Aomori Spotlight

Aidan Morrison

Interview by Angie Hawn

Hey all! I’m Angie and a newb writer for GMA. I’m taking over Aomori Spotlight from our esteemed head editor. Thought it might be a good way to get me up and out of the apartment, meeting new people. I’m also taking the interviews in a slightly different direction. I want to know how my fellow Aomori JETs are involved with their Japanese community, whether it be a club or class, volunteering, festivals…anything really. My first victim is Aidan Morrison who rocks out with the tsugaru shamisen. And I do mean rock out. Make sure to check out this video of an arrangement of Iron Maiden’s “The Trooper” by Aidan and his teacher: 




Give me the basics: Where are you originally from? What city, town, village do you currently reside in? What year JET are you? And anything else you feel the masses just need to know.

2nd year JET

Hometown: Vashon Island, Washington (about 20 minutes from Seattle by ferry)

Currently living and teaching middle schoolers in Misawa City

How are you involved with your Japanese community? Did you join a club or class? Do you volunteer, jump into festival season, or teach an eikaiwa? 

I’ve been involved in a variety of things from interpreting at “Japan Day” on the American military base to assisting in the harvest of this year’s garlic crop. But my main passion has been the tsugaru shamisen (a three stringed Japanese lute originating from Aomori). I go to a class in Hachinohe three times a month and also take private lessons here in Misawa, plus the occasional gig. Taking both the class and private lessons has allowed me to experience the instrument from multiple perspectives. While my teacher in Hachinohe is an older Japanese guy who specializes in minyo (traditional folk songs) from the Nanbu region, my teacher in Misawa is a Japanese-American who plays everything from tsugaru folk music to heavy metal.

There’s a lot of opportunities to perform such as festivals, enkais and things of that nature. Highlights have included playing at American Day in Misawa and with a 300 strong ensemble in Hirosaki.


Why did you choose to get involved? What drew you to this activity? Did you want to try something new? Did you read about it when first researching your placement or get wrangled in by your JTE? 

The tsugaru shamisen was actually what made me request Aomori in the first place. As a musician, I knew music was how I wanted to involve myself with the community. My main instrument being classical guitar, and having learned the sanshin (an Okinawan forefather to the tsugaru shamisen) the last time I came I to Japan, it seemed like a logical next step.

As luck would have it one of my co-workers at the BOE happened to be a shamisen player himself. He introduced me to the class in Hachinohe and has been letting me borrow one of his instruments until I can afford my own.

Is this a one time gig? Or something you do on a continuous basis? Is it a short or long term commitment? Are you gonna keep it up?

At this point I think it would be fair to say I’ve become a shamisen addict haha. No plans of stopping anytime soon.

What have you gained from this experience? Good, bad, indifferent…I want to know it all.

The tsugaru shamisen has been tremendous for my growth as a musician. Since coming to Aomori, I’ve been absolutely humbled by both the depth of the musical tradition and the tonal possibilities of the instrument. It sounds silly now, but before I had actually played a shamisen, I looked at it as a three stringed, fretless variant of the guitar. But I quickly discovered how far this was from the truth. The tsugaru shamisen is both a string and percussion instrument with a distinct set of techniques and timbres. Furthermore the sheer virtuosity with which the instrument can be played rivals that of a classical violinist. It’s been a great privilege to familiarize myself with the shamisen.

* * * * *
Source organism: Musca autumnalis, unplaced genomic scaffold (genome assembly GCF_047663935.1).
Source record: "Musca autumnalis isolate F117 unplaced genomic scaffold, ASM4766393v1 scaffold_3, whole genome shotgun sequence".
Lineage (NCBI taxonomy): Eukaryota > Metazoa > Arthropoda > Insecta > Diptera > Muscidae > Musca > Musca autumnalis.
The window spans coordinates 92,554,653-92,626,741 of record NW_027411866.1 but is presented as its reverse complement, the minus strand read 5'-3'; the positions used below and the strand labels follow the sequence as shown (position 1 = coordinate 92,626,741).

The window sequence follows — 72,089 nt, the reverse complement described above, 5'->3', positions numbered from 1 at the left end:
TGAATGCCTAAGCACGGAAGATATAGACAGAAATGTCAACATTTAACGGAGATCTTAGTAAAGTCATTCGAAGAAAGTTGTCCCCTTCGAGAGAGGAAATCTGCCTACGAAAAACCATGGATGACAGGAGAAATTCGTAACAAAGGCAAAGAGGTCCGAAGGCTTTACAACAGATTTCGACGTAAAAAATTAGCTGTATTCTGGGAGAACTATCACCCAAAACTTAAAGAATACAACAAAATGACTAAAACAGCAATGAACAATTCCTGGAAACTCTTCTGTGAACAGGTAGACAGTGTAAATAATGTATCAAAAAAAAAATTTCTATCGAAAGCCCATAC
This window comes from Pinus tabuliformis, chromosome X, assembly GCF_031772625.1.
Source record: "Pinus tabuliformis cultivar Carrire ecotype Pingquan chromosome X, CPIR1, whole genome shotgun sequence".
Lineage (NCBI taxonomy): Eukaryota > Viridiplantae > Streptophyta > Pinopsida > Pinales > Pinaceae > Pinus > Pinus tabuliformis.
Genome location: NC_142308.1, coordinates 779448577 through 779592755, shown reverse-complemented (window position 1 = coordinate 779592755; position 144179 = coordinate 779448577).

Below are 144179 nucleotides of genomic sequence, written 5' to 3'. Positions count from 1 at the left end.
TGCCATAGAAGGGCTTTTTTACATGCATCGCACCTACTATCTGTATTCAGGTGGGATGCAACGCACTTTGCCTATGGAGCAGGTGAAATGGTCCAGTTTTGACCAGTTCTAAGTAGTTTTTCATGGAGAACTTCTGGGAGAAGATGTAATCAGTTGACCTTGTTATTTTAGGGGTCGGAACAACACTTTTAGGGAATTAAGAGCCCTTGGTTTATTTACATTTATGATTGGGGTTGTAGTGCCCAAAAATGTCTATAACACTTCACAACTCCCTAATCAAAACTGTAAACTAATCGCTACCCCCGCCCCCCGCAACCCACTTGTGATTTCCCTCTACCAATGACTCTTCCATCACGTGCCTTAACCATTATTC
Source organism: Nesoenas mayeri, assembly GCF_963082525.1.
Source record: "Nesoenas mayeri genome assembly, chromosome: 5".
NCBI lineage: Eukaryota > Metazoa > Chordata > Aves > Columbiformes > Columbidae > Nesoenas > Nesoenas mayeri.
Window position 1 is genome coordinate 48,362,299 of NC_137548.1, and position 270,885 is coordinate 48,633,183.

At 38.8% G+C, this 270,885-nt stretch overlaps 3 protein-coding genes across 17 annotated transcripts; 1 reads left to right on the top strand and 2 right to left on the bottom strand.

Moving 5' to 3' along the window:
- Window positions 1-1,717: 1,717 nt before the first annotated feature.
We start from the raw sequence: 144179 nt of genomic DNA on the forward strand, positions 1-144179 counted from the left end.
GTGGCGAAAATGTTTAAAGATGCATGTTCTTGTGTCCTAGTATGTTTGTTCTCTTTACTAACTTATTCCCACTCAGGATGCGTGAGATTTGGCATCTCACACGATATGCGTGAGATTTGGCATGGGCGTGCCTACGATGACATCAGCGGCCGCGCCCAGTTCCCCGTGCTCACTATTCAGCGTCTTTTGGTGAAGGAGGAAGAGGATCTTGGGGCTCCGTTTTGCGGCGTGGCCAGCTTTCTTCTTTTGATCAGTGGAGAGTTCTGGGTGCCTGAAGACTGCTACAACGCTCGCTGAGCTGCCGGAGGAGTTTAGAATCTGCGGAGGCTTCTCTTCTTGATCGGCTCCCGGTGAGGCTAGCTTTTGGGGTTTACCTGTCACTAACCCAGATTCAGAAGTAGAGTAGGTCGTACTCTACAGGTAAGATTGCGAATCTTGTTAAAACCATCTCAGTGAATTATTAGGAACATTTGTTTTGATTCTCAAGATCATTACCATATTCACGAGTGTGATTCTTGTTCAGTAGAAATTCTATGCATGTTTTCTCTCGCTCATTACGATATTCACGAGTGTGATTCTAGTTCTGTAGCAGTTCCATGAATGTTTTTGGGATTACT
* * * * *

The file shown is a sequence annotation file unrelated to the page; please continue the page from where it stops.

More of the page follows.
Perhaps more importantly though, the tsugaru shamisen has been a vehicle for me to experience the Aomori’s rich folk music tradition. The approach to music making here has it’s own unique conventions, often quite different from those in the west. It’s already broadened my musical horizons so much and I’ve only just scratched the surface.

Of course the shamisen is also a wonderful way to connect with people. Going to the class in Hachinohe I’ve gotten to know some older folks who I wouldn’t normally have a chance to interact with, as well brush up on the local dialect, Nanbu-ben. Performing around Misawa and elsewhere I can meet and collaborate with local musicians. The audiences here are friendly, and people seem very grateful to see a foreigner taking an interest in their traditions. It’s really made me feel like a part of the community.

What advice would you give to those who want to jump in?

In general I’d say don’t be shy about making your interests known. Japanese coworkers and acquaintances often have the information/contacts to help you find what you’re looking for.

For people interested in the shamisen, if you can’t find one to borrow, there are a few shamisen shops in Hirosaki. While professional grade instruments cost hundreds of thousands, you can get a learner-shamisen starting at around 40,000 yen. We are lucky to live in the birth-area of tsugaru shamisen so there are plenty of teachers and circles. You can ask around locally to find one near you (I learn from Kevin Kmetz in Misawa and Masayuki Kubo in Hachinohe). Good luck!

Anything else that you want to add about your experiences?

Music can be a powerful tool to bridge the gap between cultures and I recommend it to anyone looking to find their place in the local community. ^^


One thought on “Aidan Morrison

  1. Pingback: Aug Vol 2 – Good Morning Aomori

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